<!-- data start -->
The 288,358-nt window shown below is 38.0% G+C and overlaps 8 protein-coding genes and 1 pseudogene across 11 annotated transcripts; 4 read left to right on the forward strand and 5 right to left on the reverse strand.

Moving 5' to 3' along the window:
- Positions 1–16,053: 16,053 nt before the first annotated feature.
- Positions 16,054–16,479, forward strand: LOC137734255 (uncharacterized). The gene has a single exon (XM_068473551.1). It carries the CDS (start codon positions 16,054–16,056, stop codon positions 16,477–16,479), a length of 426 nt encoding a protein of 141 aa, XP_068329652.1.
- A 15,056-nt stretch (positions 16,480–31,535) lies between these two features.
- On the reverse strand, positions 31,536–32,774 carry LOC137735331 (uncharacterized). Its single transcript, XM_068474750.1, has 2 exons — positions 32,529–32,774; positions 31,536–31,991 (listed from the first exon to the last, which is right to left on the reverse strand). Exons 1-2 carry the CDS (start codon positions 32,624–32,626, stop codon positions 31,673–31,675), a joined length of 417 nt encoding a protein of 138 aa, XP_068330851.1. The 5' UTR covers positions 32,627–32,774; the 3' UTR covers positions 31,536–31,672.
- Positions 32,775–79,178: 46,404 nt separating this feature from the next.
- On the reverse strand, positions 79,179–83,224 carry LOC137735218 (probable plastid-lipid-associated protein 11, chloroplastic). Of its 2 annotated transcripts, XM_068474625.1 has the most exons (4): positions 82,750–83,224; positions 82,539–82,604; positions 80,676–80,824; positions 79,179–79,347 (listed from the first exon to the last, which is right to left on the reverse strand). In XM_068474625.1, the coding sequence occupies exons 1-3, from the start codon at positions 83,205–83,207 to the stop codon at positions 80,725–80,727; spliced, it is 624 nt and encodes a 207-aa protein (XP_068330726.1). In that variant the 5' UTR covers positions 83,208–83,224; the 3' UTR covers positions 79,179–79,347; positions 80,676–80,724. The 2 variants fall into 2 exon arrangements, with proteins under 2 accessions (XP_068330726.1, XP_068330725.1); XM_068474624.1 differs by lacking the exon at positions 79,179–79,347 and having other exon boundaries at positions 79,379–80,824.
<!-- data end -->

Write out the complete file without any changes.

The 288,358-nt window shown below is 38.0% G+C and overlaps 8 protein-coding genes and 1 pseudogene across 11 annotated transcripts; 4 read left to right on the forward strand and 5 right to left on the reverse strand.

Moving 5' to 3' along the window:
- Positions 1–16,053: 16,053 nt before the first annotated feature.
- Positions 16,054–16,479, forward strand: LOC137734255 (uncharacterized). The gene has a single exon (XM_068473551.1). It carries the CDS (start codon positions 16,054–16,056, stop codon positions 16,477–16,479), a length of 426 nt encoding a protein of 141 aa, XP_068329652.1.
- A 15,056-nt stretch (positions 16,480–31,535) lies between these two features.
- On the reverse strand, positions 31,536–32,774 carry LOC137735331 (uncharacterized). Its single transcript, XM_068474750.1, has 2 exons — positions 32,529–32,774; positions 31,536–31,991 (listed from the first exon to the last, which is right to left on the reverse strand). Exons 1-2 carry the CDS (start codon positions 32,624–32,626, stop codon positions 31,673–31,675), a joined length of 417 nt encoding a protein of 138 aa, XP_068330851.1. The 5' UTR covers positions 32,627–32,774; the 3' UTR covers positions 31,536–31,672.
- Positions 32,775–79,178: 46,404 nt separating this feature from the next.
- On the reverse strand, positions 79,179–83,224 carry LOC137735218 (probable plastid-lipid-associated protein 11, chloroplastic). Of its 2 annotated transcripts, XM_068474625.1 has the most exons (4): positions 82,750–83,224; positions 82,539–82,604; positions 80,676–80,824; positions 79,179–79,347 (listed from the first exon to the last, which is right to left on the reverse strand). In XM_068474625.1, the coding sequence occupies exons 1-3, from the start codon at positions 83,205–83,207 to the stop codon at positions 80,725–80,727; spliced, it is 624 nt and encodes a 207-aa protein (XP_068330726.1). In that variant the 5' UTR covers positions 83,208–83,224; the 3' UTR covers positions 79,179–79,347; positions 80,676–80,724. The 2 variants fall into 2 exon arrangements, with proteins under 2 accessions (XP_068330726.1, XP_068330725.1); XM_068474624.1 differs by lacking the exon at positions 79,179–79,347 and having other exon boundaries at positions 79,379–80,824.